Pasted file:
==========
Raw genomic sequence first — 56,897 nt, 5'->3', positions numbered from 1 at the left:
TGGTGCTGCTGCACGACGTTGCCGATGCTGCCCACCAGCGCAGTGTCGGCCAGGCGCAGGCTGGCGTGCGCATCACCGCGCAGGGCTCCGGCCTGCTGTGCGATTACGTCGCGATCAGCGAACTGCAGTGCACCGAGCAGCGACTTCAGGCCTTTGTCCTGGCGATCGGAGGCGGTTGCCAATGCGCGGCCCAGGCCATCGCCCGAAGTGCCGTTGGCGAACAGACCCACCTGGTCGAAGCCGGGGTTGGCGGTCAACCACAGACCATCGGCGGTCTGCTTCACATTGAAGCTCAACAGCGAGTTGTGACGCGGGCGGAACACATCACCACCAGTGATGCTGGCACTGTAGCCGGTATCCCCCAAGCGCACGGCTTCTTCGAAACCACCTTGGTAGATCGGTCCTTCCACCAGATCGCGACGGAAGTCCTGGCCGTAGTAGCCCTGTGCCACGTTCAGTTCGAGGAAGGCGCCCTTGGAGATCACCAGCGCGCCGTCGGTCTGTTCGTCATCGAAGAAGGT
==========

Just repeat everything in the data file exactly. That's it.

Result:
Raw genomic sequence first — 56,897 nt, 5'->3', positions numbered from 1 at the left:
TGGTGCTGCTGCACGACGTTGCCGATGCTGCCCACCAGCGCAGTGTCGGCCAGGCGCAGGCTGGCGTGCGCATCACCGCGCAGGGCTCCGGCCTGCTGTGCGATTACGTCGCGATCAGCGAACTGCAGTGCACCGAGCAGCGACTTCAGGCCTTTGTCCTGGCGATCGGAGGCGGTTGCCAATGCGCGGCCCAGGCCATCGCCCGAAGTGCCGTTGGCGAACAGACCCACCTGGTCGAAGCCGGGGTTGGCGGTCAACCACAGACCATCGGCGGTCTGCTTCACATTGAAGCTCAACAGCGAGTTGTGACGCGGGCGGAACACATCACCACCAGTGATGCTGGCACTGTAGCCGGTATCCCCCAAGCGCACGGCTTCTTCGAAACCACCTTGGTAGATCGGTCCTTCCACCAGATCGCGACGGAAGTCCTGGCCGTAGTAGCCCTGTGCCACGTTCAGTTCGAGGAAGGCGCCCTTGGAGATCACCAGCGCGCCGTCGGTCTGTTCGTCATCGAAGAAGGT